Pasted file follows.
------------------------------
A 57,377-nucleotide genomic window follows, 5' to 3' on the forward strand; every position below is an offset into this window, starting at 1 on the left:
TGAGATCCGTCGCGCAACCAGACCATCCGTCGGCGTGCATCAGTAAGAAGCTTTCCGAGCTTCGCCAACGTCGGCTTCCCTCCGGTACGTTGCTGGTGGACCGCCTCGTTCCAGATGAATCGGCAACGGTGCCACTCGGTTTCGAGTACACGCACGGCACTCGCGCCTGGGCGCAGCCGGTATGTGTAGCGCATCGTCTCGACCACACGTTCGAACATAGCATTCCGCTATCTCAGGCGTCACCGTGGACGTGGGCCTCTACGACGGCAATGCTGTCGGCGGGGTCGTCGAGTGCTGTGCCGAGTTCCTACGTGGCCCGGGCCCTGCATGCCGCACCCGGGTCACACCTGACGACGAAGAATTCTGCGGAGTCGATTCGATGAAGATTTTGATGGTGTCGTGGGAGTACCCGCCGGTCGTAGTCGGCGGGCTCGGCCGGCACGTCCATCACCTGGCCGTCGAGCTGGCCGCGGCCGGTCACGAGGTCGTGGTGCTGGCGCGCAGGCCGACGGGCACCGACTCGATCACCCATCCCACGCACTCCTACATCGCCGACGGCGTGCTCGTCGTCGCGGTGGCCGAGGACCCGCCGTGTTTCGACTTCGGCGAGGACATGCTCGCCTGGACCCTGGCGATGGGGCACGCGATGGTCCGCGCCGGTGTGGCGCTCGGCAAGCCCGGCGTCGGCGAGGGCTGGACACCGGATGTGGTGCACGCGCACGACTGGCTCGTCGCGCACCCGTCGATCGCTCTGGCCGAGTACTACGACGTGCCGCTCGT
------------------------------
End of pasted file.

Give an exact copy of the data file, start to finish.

A 57,377-nucleotide genomic window follows, 5' to 3' on the forward strand; every position below is an offset into this window, starting at 1 on the left:
TGAGATCCGTCGCGCAACCAGACCATCCGTCGGCGTGCATCAGTAAGAAGCTTTCCGAGCTTCGCCAACGTCGGCTTCCCTCCGGTACGTTGCTGGTGGACCGCCTCGTTCCAGATGAATCGGCAACGGTGCCACTCGGTTTCGAGTACACGCACGGCACTCGCGCCTGGGCGCAGCCGGTATGTGTAGCGCATCGTCTCGACCACACGTTCGAACATAGCATTCCGCTATCTCAGGCGTCACCGTGGACGTGGGCCTCTACGACGGCAATGCTGTCGGCGGGGTCGTCGAGTGCTGTGCCGAGTTCCTACGTGGCCCGGGCCCTGCATGCCGCACCCGGGTCACACCTGACGACGAAGAATTCTGCGGAGTCGATTCGATGAAGATTTTGATGGTGTCGTGGGAGTACCCGCCGGTCGTAGTCGGCGGGCTCGGCCGGCACGTCCATCACCTGGCCGTCGAGCTGGCCGCGGCCGGTCACGAGGTCGTGGTGCTGGCGCGCAGGCCGACGGGCACCGACTCGATCACCCATCCCACGCACTCCTACATCGCCGACGGCGTGCTCGTCGTCGCGGTGGCCGAGGACCCGCCGTGTTTCGACTTCGGCGAGGACATGCTCGCCTGGACCCTGGCGATGGGGCACGCGATGGTCCGCGCCGGTGTGGCGCTCGGCAAGCCCGGCGTCGGCGAGGGCTGGACACCGGATGTGGTGCACGCGCACGACTGGCTCGTCGCGCACCCGTCGATCGCTCTGGCCGAGTACTACGACGTGCCGCTCGT